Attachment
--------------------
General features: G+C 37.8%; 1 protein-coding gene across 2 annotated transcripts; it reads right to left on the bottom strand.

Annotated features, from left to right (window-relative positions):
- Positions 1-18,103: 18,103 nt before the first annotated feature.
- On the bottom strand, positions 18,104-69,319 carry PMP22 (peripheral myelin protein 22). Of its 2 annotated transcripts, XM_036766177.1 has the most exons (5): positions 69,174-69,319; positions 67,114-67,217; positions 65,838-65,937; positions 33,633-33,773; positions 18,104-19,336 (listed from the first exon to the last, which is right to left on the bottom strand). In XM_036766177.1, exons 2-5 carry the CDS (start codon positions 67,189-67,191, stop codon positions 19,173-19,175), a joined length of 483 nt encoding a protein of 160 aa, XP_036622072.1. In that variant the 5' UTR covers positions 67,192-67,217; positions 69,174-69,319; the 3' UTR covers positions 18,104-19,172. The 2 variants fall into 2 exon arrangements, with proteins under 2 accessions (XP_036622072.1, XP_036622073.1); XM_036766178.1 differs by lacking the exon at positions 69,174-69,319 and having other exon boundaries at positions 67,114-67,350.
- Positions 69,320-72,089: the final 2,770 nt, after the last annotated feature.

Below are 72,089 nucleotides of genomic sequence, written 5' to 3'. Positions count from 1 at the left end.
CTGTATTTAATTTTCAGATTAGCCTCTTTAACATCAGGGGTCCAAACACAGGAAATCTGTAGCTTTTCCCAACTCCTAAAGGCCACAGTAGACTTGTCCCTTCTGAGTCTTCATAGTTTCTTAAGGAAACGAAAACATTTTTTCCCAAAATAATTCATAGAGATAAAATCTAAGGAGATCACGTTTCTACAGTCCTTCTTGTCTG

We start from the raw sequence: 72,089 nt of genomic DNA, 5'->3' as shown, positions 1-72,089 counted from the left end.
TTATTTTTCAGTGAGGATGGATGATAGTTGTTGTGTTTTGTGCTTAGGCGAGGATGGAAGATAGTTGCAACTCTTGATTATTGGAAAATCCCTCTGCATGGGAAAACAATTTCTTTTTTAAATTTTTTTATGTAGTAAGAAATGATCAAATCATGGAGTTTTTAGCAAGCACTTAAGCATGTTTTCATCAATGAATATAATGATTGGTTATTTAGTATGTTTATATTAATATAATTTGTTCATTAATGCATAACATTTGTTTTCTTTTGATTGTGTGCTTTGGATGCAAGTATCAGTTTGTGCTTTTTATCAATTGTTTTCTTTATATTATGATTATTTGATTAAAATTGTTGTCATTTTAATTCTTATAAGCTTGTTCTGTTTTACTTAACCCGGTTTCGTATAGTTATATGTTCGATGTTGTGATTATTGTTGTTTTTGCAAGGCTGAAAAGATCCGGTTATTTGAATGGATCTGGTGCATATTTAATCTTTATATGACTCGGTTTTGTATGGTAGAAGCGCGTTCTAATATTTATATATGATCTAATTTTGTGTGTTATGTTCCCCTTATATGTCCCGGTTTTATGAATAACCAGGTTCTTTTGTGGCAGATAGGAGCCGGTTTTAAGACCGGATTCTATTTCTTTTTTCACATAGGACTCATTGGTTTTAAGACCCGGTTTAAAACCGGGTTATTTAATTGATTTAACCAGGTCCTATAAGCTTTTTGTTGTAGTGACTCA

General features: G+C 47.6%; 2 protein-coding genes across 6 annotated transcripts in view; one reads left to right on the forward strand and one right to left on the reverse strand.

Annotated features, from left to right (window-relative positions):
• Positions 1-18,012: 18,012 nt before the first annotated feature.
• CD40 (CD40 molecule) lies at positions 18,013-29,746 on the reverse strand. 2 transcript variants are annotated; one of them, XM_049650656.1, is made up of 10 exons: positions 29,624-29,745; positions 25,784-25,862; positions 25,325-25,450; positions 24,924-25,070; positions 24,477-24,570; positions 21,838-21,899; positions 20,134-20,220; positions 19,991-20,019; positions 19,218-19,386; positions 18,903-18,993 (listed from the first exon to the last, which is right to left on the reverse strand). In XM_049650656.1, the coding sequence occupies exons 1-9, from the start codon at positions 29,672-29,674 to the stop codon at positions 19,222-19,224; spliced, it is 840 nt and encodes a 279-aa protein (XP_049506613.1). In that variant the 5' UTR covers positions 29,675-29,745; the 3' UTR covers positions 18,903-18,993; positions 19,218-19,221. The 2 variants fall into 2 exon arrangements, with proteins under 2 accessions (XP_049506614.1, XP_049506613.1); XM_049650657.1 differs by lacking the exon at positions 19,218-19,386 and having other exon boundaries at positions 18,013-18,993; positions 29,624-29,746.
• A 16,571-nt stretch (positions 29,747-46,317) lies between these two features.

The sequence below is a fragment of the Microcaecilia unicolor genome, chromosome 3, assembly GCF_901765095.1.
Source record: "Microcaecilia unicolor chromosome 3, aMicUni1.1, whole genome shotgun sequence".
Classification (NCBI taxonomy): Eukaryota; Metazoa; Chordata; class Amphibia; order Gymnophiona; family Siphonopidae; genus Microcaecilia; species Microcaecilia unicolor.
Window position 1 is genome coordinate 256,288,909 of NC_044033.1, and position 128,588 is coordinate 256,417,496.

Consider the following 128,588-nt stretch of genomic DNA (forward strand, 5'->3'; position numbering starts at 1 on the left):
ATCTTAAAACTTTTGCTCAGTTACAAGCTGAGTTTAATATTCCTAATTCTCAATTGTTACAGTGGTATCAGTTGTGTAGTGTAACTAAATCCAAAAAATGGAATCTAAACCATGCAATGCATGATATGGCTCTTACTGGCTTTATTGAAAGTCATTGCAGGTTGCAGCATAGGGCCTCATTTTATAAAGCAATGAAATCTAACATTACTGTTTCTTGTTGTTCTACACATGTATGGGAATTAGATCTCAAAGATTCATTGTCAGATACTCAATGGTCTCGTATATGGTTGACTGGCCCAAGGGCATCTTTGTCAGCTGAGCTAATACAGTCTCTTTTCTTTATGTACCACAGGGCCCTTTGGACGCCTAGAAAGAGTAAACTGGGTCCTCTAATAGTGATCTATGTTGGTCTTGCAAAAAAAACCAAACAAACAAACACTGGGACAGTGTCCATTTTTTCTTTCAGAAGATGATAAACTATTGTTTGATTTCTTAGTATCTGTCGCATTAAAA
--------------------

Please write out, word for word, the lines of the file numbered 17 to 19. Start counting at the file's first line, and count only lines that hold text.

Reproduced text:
Classification (NCBI taxonomy): Eukaryota; Metazoa; Chordata; class Amphibia; order Gymnophiona; family Siphonopidae; genus Microcaecilia; species Microcaecilia unicolor.
Window position 1 is genome coordinate 256,288,909 of NC_044033.1, and position 128,588 is coordinate 256,417,496.

Consider the following 128,588-nt stretch of genomic DNA (forward strand, 5'->3'; position numbering starts at 1 on the left):